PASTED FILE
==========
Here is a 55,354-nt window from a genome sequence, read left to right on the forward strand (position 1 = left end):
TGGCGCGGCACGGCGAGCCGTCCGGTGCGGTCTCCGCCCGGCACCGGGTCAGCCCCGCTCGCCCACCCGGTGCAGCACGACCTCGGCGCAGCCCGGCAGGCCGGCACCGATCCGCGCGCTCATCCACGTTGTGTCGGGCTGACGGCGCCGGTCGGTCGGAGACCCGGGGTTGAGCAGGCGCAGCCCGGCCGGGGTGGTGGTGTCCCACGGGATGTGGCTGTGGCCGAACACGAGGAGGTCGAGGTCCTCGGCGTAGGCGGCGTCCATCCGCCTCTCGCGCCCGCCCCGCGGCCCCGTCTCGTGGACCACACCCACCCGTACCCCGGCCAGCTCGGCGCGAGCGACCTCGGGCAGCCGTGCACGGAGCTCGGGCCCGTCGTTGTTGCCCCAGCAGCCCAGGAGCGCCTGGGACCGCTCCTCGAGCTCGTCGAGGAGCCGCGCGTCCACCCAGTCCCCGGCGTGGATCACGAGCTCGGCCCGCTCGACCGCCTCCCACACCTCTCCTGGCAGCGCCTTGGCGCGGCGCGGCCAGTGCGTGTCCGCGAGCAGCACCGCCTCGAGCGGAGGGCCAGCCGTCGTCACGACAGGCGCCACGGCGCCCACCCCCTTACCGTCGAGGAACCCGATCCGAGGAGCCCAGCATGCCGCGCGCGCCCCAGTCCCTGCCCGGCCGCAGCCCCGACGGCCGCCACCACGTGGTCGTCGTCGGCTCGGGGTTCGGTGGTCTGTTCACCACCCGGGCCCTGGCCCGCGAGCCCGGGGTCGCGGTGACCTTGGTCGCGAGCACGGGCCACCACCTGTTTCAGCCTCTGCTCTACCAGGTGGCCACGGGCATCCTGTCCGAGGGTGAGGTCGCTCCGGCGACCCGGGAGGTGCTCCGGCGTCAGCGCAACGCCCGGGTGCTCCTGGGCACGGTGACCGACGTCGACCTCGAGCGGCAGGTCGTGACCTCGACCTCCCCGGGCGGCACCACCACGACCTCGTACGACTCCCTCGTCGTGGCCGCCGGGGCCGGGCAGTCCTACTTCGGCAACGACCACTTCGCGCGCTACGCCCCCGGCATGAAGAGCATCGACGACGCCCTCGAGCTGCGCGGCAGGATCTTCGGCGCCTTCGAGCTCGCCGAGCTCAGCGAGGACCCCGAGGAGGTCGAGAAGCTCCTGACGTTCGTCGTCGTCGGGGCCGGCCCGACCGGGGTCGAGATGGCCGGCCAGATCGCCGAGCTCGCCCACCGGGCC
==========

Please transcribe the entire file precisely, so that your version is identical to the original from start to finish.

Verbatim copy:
Here is a 55,354-nt window from a genome sequence, read left to right on the forward strand (position 1 = left end):
TGGCGCGGCACGGCGAGCCGTCCGGTGCGGTCTCCGCCCGGCACCGGGTCAGCCCCGCTCGCCCACCCGGTGCAGCACGACCTCGGCGCAGCCCGGCAGGCCGGCACCGATCCGCGCGCTCATCCACGTTGTGTCGGGCTGACGGCGCCGGTCGGTCGGAGACCCGGGGTTGAGCAGGCGCAGCCCGGCCGGGGTGGTGGTGTCCCACGGGATGTGGCTGTGGCCGAACACGAGGAGGTCGAGGTCCTCGGCGTAGGCGGCGTCCATCCGCCTCTCGCGCCCGCCCCGCGGCCCCGTCTCGTGGACCACACCCACCCGTACCCCGGCCAGCTCGGCGCGAGCGACCTCGGGCAGCCGTGCACGGAGCTCGGGCCCGTCGTTGTTGCCCCAGCAGCCCAGGAGCGCCTGGGACCGCTCCTCGAGCTCGTCGAGGAGCCGCGCGTCCACCCAGTCCCCGGCGTGGATCACGAGCTCGGCCCGCTCGACCGCCTCCCACACCTCTCCTGGCAGCGCCTTGGCGCGGCGCGGCCAGTGCGTGTCCGCGAGCAGCACCGCCTCGAGCGGAGGGCCAGCCGTCGTCACGACAGGCGCCACGGCGCCCACCCCCTTACCGTCGAGGAACCCGATCCGAGGAGCCCAGCATGCCGCGCGCGCCCCAGTCCCTGCCCGGCCGCAGCCCCGACGGCCGCCACCACGTGGTCGTCGTCGGCTCGGGGTTCGGTGGTCTGTTCACCACCCGGGCCCTGGCCCGCGAGCCCGGGGTCGCGGTGACCTTGGTCGCGAGCACGGGCCACCACCTGTTTCAGCCTCTGCTCTACCAGGTGGCCACGGGCATCCTGTCCGAGGGTGAGGTCGCTCCGGCGACCCGGGAGGTGCTCCGGCGTCAGCGCAACGCCCGGGTGCTCCTGGGCACGGTGACCGACGTCGACCTCGAGCGGCAGGTCGTGACCTCGACCTCCCCGGGCGGCACCACCACGACCTCGTACGACTCCCTCGTCGTGGCCGCCGGGGCCGGGCAGTCCTACTTCGGCAACGACCACTTCGCGCGCTACGCCCCCGGCATGAAGAGCATCGACGACGCCCTCGAGCTGCGCGGCAGGATCTTCGGCGCCTTCGAGCTCGCCGAGCTCAGCGAGGACCCCGAGGAGGTCGAGAAGCTCCTGACGTTCGTCGTCGTCGGGGCCGGCCCGACCGGGGTCGAGATGGCCGGCCAGATCGCCGAGCTCGCCCACCGGGCC